ePub file size and image optimisation


For A3 I simply resized images to target monitor viewing at full-size and didn’t experiment with jpg quality. The ePub file size quickly bloated and there was some evidence of lag when using Adobe’s online publish facility. I realised that this was something that would require further thought and I perhaps have a mental block when it comes to deliberately degrading image quality.

The target output is important – for the purposes of my ebook, I am initially focusing on monitor displays (as this will be the assessment platform). However, if I later produce a book for iPad (arguably the only mobile screen appropriate for viewing ephotobooks), I will also need to reconsider image optimisation.

From my research, there are two areas that require some practical research.

I currently use Lightroom user presets to export images to a size / quality and think this is probably adequate for online purposes. I use Photoshop when working with printed output. However, apparently Photoshop’s ‘export for web’ allows for the previewing and comparison of up to four different export settings. This is ideal for testing what Jpeg quality / file sizes are optimal for the ePub. I think they are currently over-specd. Something also important when I start to move images on to a microsite.

My image long-sides were targeted at just over 2000 px on the long-side. For iPads with retina displays, 2048 px on the long-sided is recommended by Apple (here – https://support.apple.com/en-gb/HT202751) so this seems a good compromise for monitor and iPad that would avoid the need to generate fresh images for an iPad version of my book.

There is plenty to be going at here to optimise the viewing experience. With so many variables at the viewing end (including internet speed) I need to do some testing an make some changes in this area.


Screen grab – export for web from Photoshop

I found ‘export for web’ useful for comparing jpg quality with various settings, using a preview of the resized image. Having examined the whole of the image ’80 quality’ works well for me – less than half the file size of 100 and little discernible different (though I think a little subtlety is lost in the sky details).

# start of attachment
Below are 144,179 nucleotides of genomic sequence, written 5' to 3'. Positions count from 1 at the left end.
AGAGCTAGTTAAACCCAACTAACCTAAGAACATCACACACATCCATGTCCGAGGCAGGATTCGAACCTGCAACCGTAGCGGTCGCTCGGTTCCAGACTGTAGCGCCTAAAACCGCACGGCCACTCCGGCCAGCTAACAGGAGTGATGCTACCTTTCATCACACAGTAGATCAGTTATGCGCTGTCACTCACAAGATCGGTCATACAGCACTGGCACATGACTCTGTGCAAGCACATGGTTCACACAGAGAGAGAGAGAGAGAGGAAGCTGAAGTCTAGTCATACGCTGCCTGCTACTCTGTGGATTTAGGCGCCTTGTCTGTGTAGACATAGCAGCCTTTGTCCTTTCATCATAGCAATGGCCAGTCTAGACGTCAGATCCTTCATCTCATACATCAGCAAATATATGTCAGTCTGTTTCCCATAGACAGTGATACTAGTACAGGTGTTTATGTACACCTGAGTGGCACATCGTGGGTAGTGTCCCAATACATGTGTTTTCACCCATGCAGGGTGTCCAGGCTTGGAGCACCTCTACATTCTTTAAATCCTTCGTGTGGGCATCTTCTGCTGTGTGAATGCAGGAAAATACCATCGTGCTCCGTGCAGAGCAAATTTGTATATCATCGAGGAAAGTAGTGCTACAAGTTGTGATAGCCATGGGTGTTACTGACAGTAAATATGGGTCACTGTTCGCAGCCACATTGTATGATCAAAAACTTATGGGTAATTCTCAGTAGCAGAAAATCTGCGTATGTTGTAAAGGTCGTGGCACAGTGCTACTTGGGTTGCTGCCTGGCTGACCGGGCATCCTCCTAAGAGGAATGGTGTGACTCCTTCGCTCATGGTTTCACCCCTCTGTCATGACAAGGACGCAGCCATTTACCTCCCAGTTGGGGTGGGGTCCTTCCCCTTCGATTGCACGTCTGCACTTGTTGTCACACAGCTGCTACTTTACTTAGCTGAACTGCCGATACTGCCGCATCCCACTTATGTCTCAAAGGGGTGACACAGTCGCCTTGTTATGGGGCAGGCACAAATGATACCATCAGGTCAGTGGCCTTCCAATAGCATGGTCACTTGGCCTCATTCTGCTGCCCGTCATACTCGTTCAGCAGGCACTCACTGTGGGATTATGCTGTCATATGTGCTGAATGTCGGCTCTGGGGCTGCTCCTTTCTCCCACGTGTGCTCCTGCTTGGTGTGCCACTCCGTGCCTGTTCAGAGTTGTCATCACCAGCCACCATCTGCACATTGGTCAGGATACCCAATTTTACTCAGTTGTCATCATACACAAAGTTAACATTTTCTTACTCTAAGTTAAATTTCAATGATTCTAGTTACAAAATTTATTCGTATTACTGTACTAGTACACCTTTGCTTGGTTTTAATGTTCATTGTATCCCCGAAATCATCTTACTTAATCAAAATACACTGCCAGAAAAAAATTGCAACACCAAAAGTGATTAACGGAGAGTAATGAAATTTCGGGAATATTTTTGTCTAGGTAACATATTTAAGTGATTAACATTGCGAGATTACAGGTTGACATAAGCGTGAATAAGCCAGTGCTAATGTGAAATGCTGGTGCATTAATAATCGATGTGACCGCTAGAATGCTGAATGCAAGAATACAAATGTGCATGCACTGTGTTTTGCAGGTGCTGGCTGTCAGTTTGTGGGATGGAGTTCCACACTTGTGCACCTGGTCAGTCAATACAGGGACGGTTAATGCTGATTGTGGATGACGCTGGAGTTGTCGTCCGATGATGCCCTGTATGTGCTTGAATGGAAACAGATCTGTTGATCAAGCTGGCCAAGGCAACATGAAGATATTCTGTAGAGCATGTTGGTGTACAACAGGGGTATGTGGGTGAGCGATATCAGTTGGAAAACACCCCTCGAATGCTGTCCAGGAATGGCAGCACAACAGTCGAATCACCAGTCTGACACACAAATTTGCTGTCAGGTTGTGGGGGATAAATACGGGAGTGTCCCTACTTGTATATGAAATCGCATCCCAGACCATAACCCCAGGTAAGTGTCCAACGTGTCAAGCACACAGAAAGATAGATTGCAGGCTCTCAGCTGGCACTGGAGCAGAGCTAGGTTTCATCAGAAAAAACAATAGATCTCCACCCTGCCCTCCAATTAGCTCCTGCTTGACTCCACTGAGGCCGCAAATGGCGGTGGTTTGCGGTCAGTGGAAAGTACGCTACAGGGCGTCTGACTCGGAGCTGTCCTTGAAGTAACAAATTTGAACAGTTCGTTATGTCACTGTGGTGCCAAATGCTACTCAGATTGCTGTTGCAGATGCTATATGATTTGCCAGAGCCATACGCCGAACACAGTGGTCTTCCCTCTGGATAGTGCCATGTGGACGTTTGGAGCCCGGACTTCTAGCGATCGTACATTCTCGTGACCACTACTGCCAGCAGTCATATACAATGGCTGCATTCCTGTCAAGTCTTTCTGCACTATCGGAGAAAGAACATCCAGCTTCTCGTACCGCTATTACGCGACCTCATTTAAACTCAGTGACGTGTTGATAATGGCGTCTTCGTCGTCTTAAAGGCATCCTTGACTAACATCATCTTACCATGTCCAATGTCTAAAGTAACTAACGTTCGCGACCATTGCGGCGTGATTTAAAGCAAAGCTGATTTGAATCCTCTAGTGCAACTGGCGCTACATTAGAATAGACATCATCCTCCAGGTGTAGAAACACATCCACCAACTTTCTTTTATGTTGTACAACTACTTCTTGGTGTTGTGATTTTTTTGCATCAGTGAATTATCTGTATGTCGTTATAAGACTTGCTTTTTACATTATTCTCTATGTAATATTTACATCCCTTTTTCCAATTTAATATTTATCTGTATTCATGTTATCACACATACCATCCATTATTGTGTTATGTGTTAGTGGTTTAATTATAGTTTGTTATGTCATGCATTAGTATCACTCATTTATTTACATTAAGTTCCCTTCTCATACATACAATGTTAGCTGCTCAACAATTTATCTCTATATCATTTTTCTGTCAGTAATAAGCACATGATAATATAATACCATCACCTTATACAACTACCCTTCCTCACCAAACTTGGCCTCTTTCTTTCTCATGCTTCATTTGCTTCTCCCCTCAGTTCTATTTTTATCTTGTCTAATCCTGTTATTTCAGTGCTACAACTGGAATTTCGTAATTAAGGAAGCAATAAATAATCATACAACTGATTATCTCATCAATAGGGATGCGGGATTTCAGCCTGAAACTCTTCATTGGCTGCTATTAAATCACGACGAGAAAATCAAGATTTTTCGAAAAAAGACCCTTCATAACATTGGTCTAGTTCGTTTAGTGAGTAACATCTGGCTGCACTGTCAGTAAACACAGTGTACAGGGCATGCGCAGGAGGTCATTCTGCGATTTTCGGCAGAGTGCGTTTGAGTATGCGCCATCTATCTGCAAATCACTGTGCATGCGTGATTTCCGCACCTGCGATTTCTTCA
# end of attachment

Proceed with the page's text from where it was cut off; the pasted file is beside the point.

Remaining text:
For image resizing I chose ‘bicubic sharper’, which apparently retains sharpness when image sizes are reduced. However, when exporting from LR there is no user choice of resizing algorithm. I couldn’t locate official information on this but read ‘Adobe Photoshop Lightroom resampling is a hybrid Bicubic algorithm that interpolates between Bicubic and Bicubic Smoother for upsampling and Bicubic and Bicubic Sharper for downsampling.’ (from – https://www.digitalphotopro.com/technique/photography-workflow/the-right-resolution/2/, who seems to have had technical involvement with Adobe). In any case, a test export from LR at 80 jpeg quality resulted in similar file size to PS’s and a good quality image.

The final point I considered was pixel dimensions. If 2048 on the long side is recommended, there is also a maximum short size to fit on a 16:9 screen. A quick calculation determines this to be 1152. Depending on the dimension of the image, it should either be restricted to 2048 long side or 1152 short size to be optimised for full screen viewing on 16:9. I found with my uncropped images this turns out to be 1152, which gives a small additional reduction in file size. I’ve set all this up as a LR export preset for future exports for ePub purposes.

Quick references

Different file types / compression – https://matthews.sites.wfu.edu/misc/graphics/formats/formats.html

Optimising images for ebooks – https://blog.kotobee.com/optimize-images-ebook/